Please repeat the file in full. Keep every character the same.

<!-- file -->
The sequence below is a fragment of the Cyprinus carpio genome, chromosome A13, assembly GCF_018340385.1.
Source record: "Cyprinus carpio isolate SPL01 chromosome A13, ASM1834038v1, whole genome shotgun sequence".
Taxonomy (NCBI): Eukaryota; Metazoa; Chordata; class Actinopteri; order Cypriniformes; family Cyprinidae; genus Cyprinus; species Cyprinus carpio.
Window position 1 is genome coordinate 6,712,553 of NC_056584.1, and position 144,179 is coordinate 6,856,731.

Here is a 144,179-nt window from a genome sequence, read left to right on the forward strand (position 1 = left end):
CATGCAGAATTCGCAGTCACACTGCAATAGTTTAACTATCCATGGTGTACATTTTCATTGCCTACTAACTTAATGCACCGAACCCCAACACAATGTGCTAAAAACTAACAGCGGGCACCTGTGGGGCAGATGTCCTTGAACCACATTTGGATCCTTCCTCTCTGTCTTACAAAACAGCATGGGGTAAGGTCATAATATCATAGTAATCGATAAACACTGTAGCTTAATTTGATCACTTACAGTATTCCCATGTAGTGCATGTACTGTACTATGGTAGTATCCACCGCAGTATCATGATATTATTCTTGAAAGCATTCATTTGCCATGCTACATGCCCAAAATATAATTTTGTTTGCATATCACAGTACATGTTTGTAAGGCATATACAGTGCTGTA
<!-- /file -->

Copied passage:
The sequence below is a fragment of the Cyprinus carpio genome, chromosome A13, assembly GCF_018340385.1.
Source record: "Cyprinus carpio isolate SPL01 chromosome A13, ASM1834038v1, whole genome shotgun sequence".
Taxonomy (NCBI): Eukaryota; Metazoa; Chordata; class Actinopteri; order Cypriniformes; family Cyprinidae; genus Cyprinus; species Cyprinus carpio.
Window position 1 is genome coordinate 6,712,553 of NC_056584.1, and position 144,179 is coordinate 6,856,731.

Here is a 144,179-nt window from a genome sequence, read left to right on the forward strand (position 1 = left end):
CATGCAGAATTCGCAGTCACACTGCAATAGTTTAACTATCCATGGTGTACATTTTCATTGCCTACTAACTTAATGCACCGAACCCCAACACAATGTGCTAAAAACTAACAGCGGGCACCTGTGGGGCAGATGTCCTTGAACCACATTTGGATCCTTCCTCTCTGTCTTACAAAACAGCATGGGGTAAGGTCATAATATCATAGTAATCGATAAACACTGTAGCTTAATTTGATCACTTACAGTATTCCCATGTAGTGCATGTACTGTACTATGGTAGTATCCACCGCAGTATCATGATATTATTCTTGAAAGCATTCATTTGCCATGCTACATGCCCAAAATATAATTTTGTTTGCATATCACAGTACATGTTTGTAAGGCATATACAGTGCTGTA